We came to Africa for the Great Migration of wildebeests, zebras and other wildlife from Serengeti Plains of Tanzania to the Maasai Mara in Kenya. The Migration is an annual spectacle following a cycle where animals search for greener grass, risk lives and limbs crossing the Mara River where their predators lurk to spot the weakest among them. It’s a “food trip” for all of them migrants and predators. So Ngorongoro is a breath of fresh air as we spotted happy, fatter wildlife who seem like they found their “happy place”. A Paradise. No one is moving from here. No migration. The animals co-exist, seem playful and no kidding, they’re fatter!

The ancient name of Africa is Alkebulan which translates to “mother of mankind” or “garden of Eden”. The Egyptian word “Afru-ika” literally means “motherland”. There is a conservation area in this important prehistoric site where the discovered fossils are claimed to be earliest known evidence of the human species. After the discovery of human footprints here, it’s plausible that humanity was born here! I leave it to you to debate in your mind if this is likely the Garden of Eden. But there are more interesting facts to consider. Ngorongoro Crater is in Northern Tanzania where lies the Eastern Great Rift Valley. The area is actually an extinct volcanic caldera — the largest in the world — resulting from a volcanic eruption 🌋 where the cone collapsed some 2.5 million years ago. It is believed that the former volcano was as big as Mt. Kilimanjaro – the highest in Africa — before the implosion. Today, it is a mosaic of grassy plains, swamplands, forest, and lakes which act as one big playground for an assortment of wildebeests, rhinos, hippos, lions, cheetahs, leopards, flamingos, Egyptian geese, gazelles, hyenas, warthogs, waterbucks, elands, zebras, elephants, vultures and many species of migratory birds. Birders would love it here. Maybe they can name the countless birds we found. There are no giraffes as they can’t enter from the steep sides down to the crater lake, but they litter the volcanic rim.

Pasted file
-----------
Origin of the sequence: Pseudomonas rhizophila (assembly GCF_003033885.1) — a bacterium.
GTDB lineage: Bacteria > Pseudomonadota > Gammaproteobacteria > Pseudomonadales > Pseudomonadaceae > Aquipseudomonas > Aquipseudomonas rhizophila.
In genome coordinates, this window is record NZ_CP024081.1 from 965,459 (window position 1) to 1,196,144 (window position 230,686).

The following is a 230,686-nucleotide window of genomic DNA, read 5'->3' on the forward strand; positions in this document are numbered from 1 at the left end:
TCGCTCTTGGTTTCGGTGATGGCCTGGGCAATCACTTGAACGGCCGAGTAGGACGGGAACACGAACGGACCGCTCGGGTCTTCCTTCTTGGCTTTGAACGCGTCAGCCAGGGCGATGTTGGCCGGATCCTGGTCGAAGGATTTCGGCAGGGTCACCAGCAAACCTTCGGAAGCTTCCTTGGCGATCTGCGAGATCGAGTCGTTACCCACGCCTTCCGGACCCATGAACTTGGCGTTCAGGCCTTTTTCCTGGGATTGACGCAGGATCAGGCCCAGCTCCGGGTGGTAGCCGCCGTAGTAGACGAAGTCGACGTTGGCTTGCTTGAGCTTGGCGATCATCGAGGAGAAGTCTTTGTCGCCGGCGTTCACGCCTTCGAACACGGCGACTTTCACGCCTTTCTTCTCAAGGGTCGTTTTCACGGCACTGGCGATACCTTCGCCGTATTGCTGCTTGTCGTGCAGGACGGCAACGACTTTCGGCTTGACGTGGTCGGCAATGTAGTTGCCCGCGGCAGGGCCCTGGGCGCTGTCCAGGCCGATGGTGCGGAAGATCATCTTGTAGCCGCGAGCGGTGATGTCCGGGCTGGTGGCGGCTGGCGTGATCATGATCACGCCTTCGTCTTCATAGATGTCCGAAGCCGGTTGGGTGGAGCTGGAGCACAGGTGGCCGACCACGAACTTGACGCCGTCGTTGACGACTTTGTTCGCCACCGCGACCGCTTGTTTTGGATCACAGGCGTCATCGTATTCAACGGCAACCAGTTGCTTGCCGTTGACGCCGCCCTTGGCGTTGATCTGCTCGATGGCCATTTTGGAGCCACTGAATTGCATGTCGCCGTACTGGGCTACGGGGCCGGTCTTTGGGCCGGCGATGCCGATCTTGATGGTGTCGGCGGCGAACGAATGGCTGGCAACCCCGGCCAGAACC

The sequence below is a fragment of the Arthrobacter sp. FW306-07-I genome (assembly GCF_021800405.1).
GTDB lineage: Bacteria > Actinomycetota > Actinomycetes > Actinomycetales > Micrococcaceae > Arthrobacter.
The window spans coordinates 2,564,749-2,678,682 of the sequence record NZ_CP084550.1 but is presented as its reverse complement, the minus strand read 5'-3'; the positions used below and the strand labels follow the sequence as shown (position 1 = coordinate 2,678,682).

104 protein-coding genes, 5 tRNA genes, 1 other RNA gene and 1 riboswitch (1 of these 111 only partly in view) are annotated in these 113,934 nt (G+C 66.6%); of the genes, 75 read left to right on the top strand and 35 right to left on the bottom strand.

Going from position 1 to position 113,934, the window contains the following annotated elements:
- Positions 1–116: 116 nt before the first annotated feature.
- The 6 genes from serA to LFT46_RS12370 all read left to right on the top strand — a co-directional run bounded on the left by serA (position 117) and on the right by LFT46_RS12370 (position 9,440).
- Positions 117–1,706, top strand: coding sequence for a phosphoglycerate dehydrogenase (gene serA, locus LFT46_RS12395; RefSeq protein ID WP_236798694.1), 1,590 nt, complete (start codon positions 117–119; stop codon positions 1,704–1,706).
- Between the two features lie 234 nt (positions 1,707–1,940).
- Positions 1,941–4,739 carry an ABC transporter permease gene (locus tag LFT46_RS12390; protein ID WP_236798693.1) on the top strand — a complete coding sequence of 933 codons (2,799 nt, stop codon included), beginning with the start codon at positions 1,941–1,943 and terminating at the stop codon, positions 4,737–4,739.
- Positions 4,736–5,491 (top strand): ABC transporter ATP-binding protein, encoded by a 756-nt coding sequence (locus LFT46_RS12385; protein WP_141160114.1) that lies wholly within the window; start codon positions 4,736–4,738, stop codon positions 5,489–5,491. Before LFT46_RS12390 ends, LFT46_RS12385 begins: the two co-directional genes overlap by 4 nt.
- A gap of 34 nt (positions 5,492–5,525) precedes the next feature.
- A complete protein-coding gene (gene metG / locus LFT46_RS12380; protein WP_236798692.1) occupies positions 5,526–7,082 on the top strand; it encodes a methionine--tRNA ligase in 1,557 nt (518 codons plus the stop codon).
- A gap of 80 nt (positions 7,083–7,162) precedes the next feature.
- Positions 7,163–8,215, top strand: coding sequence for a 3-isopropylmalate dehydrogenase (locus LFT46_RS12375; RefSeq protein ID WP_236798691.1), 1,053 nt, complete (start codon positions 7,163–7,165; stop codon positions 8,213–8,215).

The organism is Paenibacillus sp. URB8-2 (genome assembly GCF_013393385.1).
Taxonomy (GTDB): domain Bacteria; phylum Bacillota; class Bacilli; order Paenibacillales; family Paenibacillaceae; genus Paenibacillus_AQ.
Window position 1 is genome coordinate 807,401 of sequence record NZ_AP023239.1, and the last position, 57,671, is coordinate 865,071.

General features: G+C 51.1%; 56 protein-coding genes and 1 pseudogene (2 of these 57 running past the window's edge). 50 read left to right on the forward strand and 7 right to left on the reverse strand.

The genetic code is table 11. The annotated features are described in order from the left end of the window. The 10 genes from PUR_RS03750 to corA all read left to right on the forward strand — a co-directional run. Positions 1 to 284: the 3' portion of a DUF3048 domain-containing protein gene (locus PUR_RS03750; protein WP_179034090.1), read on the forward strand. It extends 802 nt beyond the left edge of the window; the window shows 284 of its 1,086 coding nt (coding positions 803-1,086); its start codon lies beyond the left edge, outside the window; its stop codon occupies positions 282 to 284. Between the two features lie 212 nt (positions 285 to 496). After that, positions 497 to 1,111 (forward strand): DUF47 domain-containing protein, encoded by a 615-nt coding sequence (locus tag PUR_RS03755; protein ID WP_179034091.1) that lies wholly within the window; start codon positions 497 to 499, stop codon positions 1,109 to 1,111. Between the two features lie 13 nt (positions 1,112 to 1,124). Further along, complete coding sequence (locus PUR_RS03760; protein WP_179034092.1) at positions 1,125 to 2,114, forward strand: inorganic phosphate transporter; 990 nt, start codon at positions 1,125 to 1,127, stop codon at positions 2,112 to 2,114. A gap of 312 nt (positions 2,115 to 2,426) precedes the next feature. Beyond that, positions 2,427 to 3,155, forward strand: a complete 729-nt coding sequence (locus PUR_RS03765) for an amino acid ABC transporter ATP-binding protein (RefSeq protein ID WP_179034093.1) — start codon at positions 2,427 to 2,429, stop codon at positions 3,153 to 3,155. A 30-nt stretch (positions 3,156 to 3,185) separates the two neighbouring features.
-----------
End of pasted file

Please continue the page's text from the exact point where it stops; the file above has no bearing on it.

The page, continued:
If you’ve watched the epic film “Out of Africa”, you’d recall the scene where Denys (Robert Redford) flies over the Maasai Mara and Ngorongoro Crater. That breathtaking scene from the air while the soundtrack of Out of Africa was playing — remember? Unlike the Maasai Mara and Serengeti Plains, wild animals here are in plain view. As we drove from the rim down to the crater lake, we found so many things going on it’s almost insane. Wildebeests at play, mommy and baby ellies out for a leisurely stroll, hippos grunting and snorting, some zebras playing “dead” on the sun-kissed ground, the cape buffaloes don’t seem as threatening, ostriches a-strutting, impalas, gazelles and other antelopes looking like they’re just waiting to be photographed by strangers. The area sure looks like some Membership Club or playground. If you’re only visiting one park and limited to one safari drive in as little time as possible, try Ngorongoro. The Big 5 is here. There are rare black rhinos here. And the densest population of lions in the world is here. It may not even require as much effort to find these cats. Besides, it’s cooler and less dusty here!

A permit is required to enter the crater and gorge. Mercifully, responsible tourism is observed here. Is it the Eight Wonder of the World? Frankly, I still couldn’t grasp the idea that a mighty volcano the size of Kilimanjaro once stood here. Even mind boggling is the fact that the volcano erupted and collapsed inward! Do volcanoes do that? And what were the animals that may have gone extinct with that volcanic eruption 2.5 million years ago? Are you thinking what I’m thinking? Yeah, we’re both thinking dinosaurs. They did find some Dino bones here, along with stone tools used by humans. Now, I’m thinking Fred and Wilma. You guessed it. The Flintstones. On a more serious note, the beauty of Ngorongoro is truly remarkable. But even more intriguing is the mystery it held. For now though, I’m content with what I’ve seen and experienced. I’m happy the animals are happy. I’m hopeful the Tanzanian government maintain the “sanctity” of this site and not compromise for the sake of tourism bucks. God bless Africa!